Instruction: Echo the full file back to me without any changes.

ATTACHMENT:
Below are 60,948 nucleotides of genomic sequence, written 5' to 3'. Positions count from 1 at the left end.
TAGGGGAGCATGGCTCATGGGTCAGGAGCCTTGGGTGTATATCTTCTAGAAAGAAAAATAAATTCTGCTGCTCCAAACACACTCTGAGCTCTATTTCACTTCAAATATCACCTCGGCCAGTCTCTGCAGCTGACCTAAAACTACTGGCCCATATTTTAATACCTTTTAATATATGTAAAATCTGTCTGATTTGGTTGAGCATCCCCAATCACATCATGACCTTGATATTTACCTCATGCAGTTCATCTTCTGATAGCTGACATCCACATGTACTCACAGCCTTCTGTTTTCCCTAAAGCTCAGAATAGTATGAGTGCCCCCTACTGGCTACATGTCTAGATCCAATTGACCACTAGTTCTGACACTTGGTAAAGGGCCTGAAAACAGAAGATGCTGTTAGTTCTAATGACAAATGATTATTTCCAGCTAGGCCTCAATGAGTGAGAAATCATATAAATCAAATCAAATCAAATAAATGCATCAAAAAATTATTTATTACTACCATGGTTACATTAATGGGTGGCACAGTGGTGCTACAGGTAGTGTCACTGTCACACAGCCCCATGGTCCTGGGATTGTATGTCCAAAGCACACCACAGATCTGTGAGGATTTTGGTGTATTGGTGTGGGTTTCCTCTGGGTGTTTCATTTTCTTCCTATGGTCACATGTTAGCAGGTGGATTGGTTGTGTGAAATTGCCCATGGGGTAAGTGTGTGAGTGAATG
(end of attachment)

Below are 60,948 nucleotides of genomic sequence, written 5' to 3'. Positions count from 1 at the left end.
TAGGGGAGCATGGCTCATGGGTCAGGAGCCTTGGGTGTATATCTTCTAGAAAGAAAAATAAATTCTGCTGCTCCAAACACACTCTGAGCTCTATTTCACTTCAAATATCACCTCGGCCAGTCTCTGCAGCTGACCTAAAACTACTGGCCCATATTTTAATACCTTTTAATATATGTAAAATCTGTCTGATTTGGTTGAGCATCCCCAATCACATCATGACCTTGATATTTACCTCATGCAGTTCATCTTCTGATAGCTGACATCCACATGTACTCACAGCCTTCTGTTTTCCCTAAAGCTCAGAATAGTATGAGTGCCCCCTACTGGCTACATGTCTAGATCCAATTGACCACTAGTTCTGACACTTGGTAAAGGGCCTGAAAACAGAAGATGCTGTTAGTTCTAATGACAAATGATTATTTCCAGCTAGGCCTCAATGAGTGAGAAATCATATAAATCAAATCAAATCAAATAAATGCATCAAAAAATTATTTATTACTACCATGGTTACATTAATGGGTGGCACAGTGGTGCTACAGGTAGTGTCACTGTCACACAGCCCCATGGTCCTGGGATTGTATGTCCAAAGCACACCACAGATCTGTGAGGATTTTGGTGTATTGGTGTGGGTTTCCTCTGGGTGTTTCATTTTCTTCCTATGGTCACATGTTAGCAGGTGGATTGGTTGTGTGAAATTGCCCATGGGGTAAGTGTGTGAGTGAATG